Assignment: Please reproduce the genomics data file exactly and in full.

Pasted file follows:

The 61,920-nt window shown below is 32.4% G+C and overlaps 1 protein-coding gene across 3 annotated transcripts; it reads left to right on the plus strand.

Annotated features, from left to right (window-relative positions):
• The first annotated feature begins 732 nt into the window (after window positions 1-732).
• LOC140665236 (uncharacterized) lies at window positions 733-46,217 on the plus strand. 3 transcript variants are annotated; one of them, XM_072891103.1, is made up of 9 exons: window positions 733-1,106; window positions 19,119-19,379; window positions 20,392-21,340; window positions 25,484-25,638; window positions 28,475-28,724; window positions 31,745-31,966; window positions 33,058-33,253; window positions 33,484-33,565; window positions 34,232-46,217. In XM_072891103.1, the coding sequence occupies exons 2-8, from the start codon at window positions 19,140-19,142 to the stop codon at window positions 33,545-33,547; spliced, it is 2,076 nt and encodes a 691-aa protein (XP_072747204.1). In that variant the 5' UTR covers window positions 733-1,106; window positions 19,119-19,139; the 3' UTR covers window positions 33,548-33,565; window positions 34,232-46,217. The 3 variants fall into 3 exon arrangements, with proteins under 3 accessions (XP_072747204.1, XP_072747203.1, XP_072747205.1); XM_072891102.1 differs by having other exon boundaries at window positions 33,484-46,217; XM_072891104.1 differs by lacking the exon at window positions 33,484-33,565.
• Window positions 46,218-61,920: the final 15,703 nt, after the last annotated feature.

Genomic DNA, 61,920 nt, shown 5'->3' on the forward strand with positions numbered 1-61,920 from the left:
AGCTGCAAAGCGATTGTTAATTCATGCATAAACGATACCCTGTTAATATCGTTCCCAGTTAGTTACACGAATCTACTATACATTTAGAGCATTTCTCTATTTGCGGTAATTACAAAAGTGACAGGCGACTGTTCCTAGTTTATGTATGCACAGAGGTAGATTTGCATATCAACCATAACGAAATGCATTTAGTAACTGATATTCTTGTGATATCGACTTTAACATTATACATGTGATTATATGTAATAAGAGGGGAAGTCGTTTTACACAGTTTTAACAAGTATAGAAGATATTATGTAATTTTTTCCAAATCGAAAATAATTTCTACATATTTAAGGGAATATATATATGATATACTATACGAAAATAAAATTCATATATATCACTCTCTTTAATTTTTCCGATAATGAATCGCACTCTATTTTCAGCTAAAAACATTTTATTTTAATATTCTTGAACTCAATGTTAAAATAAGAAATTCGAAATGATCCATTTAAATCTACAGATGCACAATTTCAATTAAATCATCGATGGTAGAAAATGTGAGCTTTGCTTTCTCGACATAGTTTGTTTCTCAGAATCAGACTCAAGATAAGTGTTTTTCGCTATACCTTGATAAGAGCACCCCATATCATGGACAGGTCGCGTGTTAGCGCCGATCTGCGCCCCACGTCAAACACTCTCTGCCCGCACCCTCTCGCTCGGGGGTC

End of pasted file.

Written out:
The 61,920-nt window shown below is 32.4% G+C and overlaps 1 protein-coding gene across 3 annotated transcripts; it reads left to right on the plus strand.

Annotated features, from left to right (window-relative positions):
• The first annotated feature begins 732 nt into the window (after window positions 1-732).
• LOC140665236 (uncharacterized) lies at window positions 733-46,217 on the plus strand. 3 transcript variants are annotated; one of them, XM_072891103.1, is made up of 9 exons: window positions 733-1,106; window positions 19,119-19,379; window positions 20,392-21,340; window positions 25,484-25,638; window positions 28,475-28,724; window positions 31,745-31,966; window positions 33,058-33,253; window positions 33,484-33,565; window positions 34,232-46,217. In XM_072891103.1, the coding sequence occupies exons 2-8, from the start codon at window positions 19,140-19,142 to the stop codon at window positions 33,545-33,547; spliced, it is 2,076 nt and encodes a 691-aa protein (XP_072747204.1). In that variant the 5' UTR covers window positions 733-1,106; window positions 19,119-19,139; the 3' UTR covers window positions 33,548-33,565; window positions 34,232-46,217. The 3 variants fall into 3 exon arrangements, with proteins under 3 accessions (XP_072747204.1, XP_072747203.1, XP_072747205.1); XM_072891102.1 differs by having other exon boundaries at window positions 33,484-46,217; XM_072891104.1 differs by lacking the exon at window positions 33,484-33,565.
• Window positions 46,218-61,920: the final 15,703 nt, after the last annotated feature.

Genomic DNA, 61,920 nt, shown 5'->3' on the forward strand with positions numbered 1-61,920 from the left:
AGCTGCAAAGCGATTGTTAATTCATGCATAAACGATACCCTGTTAATATCGTTCCCAGTTAGTTACACGAATCTACTATACATTTAGAGCATTTCTCTATTTGCGGTAATTACAAAAGTGACAGGCGACTGTTCCTAGTTTATGTATGCACAGAGGTAGATTTGCATATCAACCATAACGAAATGCATTTAGTAACTGATATTCTTGTGATATCGACTTTAACATTATACATGTGATTATATGTAATAAGAGGGGAAGTCGTTTTACACAGTTTTAACAAGTATAGAAGATATTATGTAATTTTTTCCAAATCGAAAATAATTTCTACATATTTAAGGGAATATATATATGATATACTATACGAAAATAAAATTCATATATATCACTCTCTTTAATTTTTCCGATAATGAATCGCACTCTATTTTCAGCTAAAAACATTTTATTTTAATATTCTTGAACTCAATGTTAAAATAAGAAATTCGAAATGATCCATTTAAATCTACAGATGCACAATTTCAATTAAATCATCGATGGTAGAAAATGTGAGCTTTGCTTTCTCGACATAGTTTGTTTCTCAGAATCAGACTCAAGATAAGTGTTTTTCGCTATACCTTGATAAGAGCACCCCATATCATGGACAGGTCGCGTGTTAGCGCCGATCTGCGCCCCACGTCAAACACTCTCTGCCCGCACCCTCTCGCTCGGGGGTC